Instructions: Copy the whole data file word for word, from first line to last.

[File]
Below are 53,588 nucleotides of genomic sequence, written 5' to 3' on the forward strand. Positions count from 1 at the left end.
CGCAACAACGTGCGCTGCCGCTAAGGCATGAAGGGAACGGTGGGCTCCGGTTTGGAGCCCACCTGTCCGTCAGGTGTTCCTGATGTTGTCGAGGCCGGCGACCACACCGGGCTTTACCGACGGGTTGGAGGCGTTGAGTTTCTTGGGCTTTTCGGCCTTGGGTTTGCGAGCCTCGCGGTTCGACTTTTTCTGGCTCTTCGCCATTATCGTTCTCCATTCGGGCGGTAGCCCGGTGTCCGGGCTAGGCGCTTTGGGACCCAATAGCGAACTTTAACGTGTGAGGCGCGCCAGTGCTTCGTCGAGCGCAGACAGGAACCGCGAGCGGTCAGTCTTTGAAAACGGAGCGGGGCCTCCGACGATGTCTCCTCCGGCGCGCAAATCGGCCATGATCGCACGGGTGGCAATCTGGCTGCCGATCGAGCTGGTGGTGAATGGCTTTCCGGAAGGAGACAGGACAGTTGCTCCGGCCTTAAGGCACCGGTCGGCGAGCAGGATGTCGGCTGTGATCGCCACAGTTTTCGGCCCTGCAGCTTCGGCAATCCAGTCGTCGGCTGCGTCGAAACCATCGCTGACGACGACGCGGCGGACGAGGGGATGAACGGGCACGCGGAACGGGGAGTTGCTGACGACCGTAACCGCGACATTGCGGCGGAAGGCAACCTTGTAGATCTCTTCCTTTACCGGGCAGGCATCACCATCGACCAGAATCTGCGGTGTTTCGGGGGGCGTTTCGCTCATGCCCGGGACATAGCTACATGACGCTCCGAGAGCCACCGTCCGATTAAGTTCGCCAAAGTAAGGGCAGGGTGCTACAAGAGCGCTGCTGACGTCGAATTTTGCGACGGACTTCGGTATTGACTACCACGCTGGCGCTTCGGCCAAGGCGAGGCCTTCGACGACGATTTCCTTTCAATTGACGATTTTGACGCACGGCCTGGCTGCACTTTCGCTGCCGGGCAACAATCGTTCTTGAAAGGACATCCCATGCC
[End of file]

Below are 53,588 nucleotides of genomic sequence, written 5' to 3' on the forward strand. Positions count from 1 at the left end.
CGCAACAACGTGCGCTGCCGCTAAGGCATGAAGGGAACGGTGGGCTCCGGTTTGGAGCCCACCTGTCCGTCAGGTGTTCCTGATGTTGTCGAGGCCGGCGACCACACCGGGCTTTACCGACGGGTTGGAGGCGTTGAGTTTCTTGGGCTTTTCGGCCTTGGGTTTGCGAGCCTCGCGGTTCGACTTTTTCTGGCTCTTCGCCATTATCGTTCTCCATTCGGGCGGTAGCCCGGTGTCCGGGCTAGGCGCTTTGGGACCCAATAGCGAACTTTAACGTGTGAGGCGCGCCAGTGCTTCGTCGAGCGCAGACAGGAACCGCGAGCGGTCAGTCTTTGAAAACGGAGCGGGGCCTCCGACGATGTCTCCTCCGGCGCGCAAATCGGCCATGATCGCACGGGTGGCAATCTGGCTGCCGATCGAGCTGGTGGTGAATGGCTTTCCGGAAGGAGACAGGACAGTTGCTCCGGCCTTAAGGCACCGGTCGGCGAGCAGGATGTCGGCTGTGATCGCCACAGTTTTCGGCCCTGCAGCTTCGGCAATCCAGTCGTCGGCTGCGTCGAAACCATCGCTGACGACGACGCGGCGGACGAGGGGATGAACGGGCACGCGGAACGGGGAGTTGCTGACGACCGTAACCGCGACATTGCGGCGGAAGGCAACCTTGTAGATCTCTTCCTTTACCGGGCAGGCATCACCATCGACCAGAATCTGCGGTGTTTCGGGGGGCGTTTCGCTCATGCCCGGGACATAGCTACATGACGCTCCGAGAGCCACCGTCCGATTAAGTTCGCCAAAGTAAGGGCAGGGTGCTACAAGAGCGCTGCTGACGTCGAATTTTGCGACGGACTTCGGTATTGACTACCACGCTGGCGCTTCGGCCAAGGCGAGGCCTTCGACGACGATTTCCTTTCAATTGACGATTTTGACGCACGGCCTGGCTGCACTTTCGCTGCCGGGCAACAATCGTTCTTGAAAGGACATCCCATGCC